January 22, 2007


Iranian cleric attacks president (Frances Harrison, 1/23/07, BBC News)

Senior Iranian dissident cleric, Grand Ayatollah Hossein-Ali Montazeri, has attacked President Mahmoud Ahmadinejad over nuclear issues and the economy. [...]

The grand ayatollah complained that people kept on shouting slogans about nuclear rights, but he asked: "Don't we have other rights too?"

It was a pointed reference to concerns about diminishing freedom of speech in Iran under Mr Ahmadinejad.

Grand Ayatollah Montazeri also launched a scathing attack on the president's handling of the economy.

He said some gentlemen claimed inflation was only 13% in Iran, but everyone knew the cost of housing had risen more than 50%.

He asked why the government went on useless trips and spent money on others abroad, seemingly a reference to President Ahmadinejad's recent tour of Latin America and Iranian aid to Palestinian groups like Hamas.

The neocons would do well to note how robust the opposition is in a country they believe totalitarian.

Posted by Orrin Judd at January 22, 2007 8:01 AM

I hate to defend Ahmadinejad, but Montazeri's criticism sounds like bad economics to me.

Real estate is a commodity with an inherent tendency to outpace the general rise in prices precisely when an economic is strong. Thus, in the United States, there was a major surge in housing prices in the decade to 2005, even though inflation was generally quiescent.

The reason for this is that underlying the price of housing is the price of land, and land is inherently limited in supply, so rising demand can only drive up prices.

I would be much more encouraged about the chances of economic problems bringing down Ahmadinejad if I heard that the price of housing had fallen 50% while general inflation was 13%.

Posted by: Nathan Smith at January 22, 2007 9:36 AM

Political opposition is one thing, but you fail to note that the competing groups are just parts of the overall gang that has run the country since 1979. Do Montazeri and Rafsanjani (or Yazid for that matter) represent valid slices of Iranian society, or just their own private lily pads? Was Khatami a representative of the "people" or a prop to show to the UN and the West?

When a true opposition coalesces, it won't be behind Soviet-like statements and inner-circle feuding. And what is Montazeri really complaining about? If you choose to live by the slogan.....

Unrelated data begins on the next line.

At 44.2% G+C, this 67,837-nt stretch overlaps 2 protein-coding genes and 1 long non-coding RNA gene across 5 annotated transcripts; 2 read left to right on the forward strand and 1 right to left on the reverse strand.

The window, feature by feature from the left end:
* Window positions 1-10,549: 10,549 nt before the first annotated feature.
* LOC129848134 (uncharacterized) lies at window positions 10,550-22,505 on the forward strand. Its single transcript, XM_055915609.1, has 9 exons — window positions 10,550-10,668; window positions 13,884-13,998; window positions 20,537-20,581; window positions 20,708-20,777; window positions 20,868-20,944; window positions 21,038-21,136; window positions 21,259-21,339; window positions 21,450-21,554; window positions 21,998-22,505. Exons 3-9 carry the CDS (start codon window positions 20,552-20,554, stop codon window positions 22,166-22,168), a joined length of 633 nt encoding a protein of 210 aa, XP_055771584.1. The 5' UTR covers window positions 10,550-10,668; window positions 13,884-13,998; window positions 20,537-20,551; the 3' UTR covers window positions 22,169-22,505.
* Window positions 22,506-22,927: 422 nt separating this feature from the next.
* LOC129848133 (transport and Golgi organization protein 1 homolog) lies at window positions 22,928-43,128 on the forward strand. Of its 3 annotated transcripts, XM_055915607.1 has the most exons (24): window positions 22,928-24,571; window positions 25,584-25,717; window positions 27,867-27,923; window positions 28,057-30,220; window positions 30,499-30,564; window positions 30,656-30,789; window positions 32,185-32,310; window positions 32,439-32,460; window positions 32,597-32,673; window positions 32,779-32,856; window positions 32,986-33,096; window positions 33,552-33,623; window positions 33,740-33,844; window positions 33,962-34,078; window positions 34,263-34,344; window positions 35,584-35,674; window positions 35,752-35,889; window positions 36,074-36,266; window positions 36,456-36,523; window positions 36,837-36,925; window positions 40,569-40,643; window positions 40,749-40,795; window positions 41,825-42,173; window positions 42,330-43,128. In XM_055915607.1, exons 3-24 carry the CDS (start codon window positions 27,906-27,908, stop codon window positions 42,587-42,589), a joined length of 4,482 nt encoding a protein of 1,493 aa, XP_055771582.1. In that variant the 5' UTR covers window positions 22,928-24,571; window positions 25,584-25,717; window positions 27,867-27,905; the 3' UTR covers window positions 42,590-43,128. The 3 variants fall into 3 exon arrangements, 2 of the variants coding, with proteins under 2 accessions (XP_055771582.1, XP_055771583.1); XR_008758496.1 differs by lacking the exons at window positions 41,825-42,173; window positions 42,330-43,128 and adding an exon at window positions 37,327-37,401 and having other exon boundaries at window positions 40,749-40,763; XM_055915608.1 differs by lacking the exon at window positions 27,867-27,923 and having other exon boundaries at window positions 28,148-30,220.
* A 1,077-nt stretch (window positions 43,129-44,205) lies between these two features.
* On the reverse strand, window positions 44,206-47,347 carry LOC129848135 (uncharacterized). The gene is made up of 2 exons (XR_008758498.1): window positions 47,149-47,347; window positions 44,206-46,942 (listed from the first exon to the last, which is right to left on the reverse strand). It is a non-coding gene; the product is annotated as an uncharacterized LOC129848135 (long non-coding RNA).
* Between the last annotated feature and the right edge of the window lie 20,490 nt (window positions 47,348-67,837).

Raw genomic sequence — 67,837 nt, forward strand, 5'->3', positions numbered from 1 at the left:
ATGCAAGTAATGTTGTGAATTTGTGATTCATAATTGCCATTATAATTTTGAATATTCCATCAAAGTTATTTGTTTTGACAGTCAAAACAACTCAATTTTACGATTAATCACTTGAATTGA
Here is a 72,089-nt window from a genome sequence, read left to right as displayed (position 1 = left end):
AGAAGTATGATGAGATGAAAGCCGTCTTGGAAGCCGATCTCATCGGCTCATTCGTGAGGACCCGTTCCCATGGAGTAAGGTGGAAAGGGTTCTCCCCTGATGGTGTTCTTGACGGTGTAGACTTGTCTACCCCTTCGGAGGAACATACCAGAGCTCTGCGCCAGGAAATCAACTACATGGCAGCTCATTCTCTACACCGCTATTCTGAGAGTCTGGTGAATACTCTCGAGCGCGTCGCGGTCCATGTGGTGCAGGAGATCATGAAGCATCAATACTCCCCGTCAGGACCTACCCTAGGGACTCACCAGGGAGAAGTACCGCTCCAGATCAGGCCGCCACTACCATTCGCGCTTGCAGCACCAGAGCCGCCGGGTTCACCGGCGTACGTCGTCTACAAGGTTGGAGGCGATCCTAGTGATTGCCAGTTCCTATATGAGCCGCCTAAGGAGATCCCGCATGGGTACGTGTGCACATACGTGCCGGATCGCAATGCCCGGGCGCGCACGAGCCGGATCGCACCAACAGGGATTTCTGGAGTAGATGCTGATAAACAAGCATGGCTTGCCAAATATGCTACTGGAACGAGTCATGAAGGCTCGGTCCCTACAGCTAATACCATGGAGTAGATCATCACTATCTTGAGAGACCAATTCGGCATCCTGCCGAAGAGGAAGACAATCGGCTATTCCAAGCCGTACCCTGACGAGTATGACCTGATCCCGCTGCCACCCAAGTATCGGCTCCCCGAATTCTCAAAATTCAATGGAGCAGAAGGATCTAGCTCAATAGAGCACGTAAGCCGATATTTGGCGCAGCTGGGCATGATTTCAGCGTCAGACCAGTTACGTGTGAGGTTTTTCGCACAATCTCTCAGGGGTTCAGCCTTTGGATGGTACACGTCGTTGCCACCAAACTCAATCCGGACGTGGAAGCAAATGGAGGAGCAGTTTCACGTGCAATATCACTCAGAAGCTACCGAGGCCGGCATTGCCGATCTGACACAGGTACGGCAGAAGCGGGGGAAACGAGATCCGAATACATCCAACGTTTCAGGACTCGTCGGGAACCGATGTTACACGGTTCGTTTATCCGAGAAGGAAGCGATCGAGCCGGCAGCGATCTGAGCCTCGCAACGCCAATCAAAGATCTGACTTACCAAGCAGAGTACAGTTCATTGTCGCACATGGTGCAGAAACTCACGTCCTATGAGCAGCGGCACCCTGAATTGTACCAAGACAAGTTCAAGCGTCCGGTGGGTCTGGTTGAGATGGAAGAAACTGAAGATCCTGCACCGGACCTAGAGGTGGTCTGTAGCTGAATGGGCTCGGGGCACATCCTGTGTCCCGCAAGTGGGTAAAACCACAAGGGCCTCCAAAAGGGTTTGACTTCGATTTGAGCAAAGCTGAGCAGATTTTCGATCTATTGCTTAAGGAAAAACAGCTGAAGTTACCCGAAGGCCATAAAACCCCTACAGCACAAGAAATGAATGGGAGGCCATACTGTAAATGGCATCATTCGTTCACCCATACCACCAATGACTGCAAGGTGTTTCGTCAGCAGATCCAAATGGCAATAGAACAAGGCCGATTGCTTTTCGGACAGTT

Posted by: jim hamlen at January 22, 2007 10:07 AM

Speaking of the neo-cons, they seem to be having a massive hissy-fit, the likes we haven't seen since Miers, over Dinesh D'Souza's new book.

I haven't read it, so maybe it is as bad as the neos are claiming, but I'm skeptical given that their main objections to D'Souza seem to be that he has the temerity to argue that:

*Muslims are right: the West is waging a war against Islam.

*What has really enraged the fundamentalists is not America's freedom, but our abuse of that freedom, specifically the sexual liberty we grant to women and the corruption of childhood innocence by our vulgar and licentious popular culture.

*By attacking the depravity of the left, conservatives can win friends among Muslims and other traditional people around the world.

I see no problem with any of these.

Posted by: Jim in Chicago at January 22, 2007 10:49 AM

Didn't the earthquake take care of a bit of housing stock a couple of years ago?

Iran's not known for its building codes, mebbe buildings are falling down.

Posted by: Sandy P at January 22, 2007 12:01 PM

The problem, of course, is that neocons aren't conservative and have fairly open contempt for all monotheism, not just Islam.

Posted by: oj at January 22, 2007 12:32 PM

Yes, as Democrats and Republicans are just members of the same gang.

Posted by: oj at January 22, 2007 12:37 PM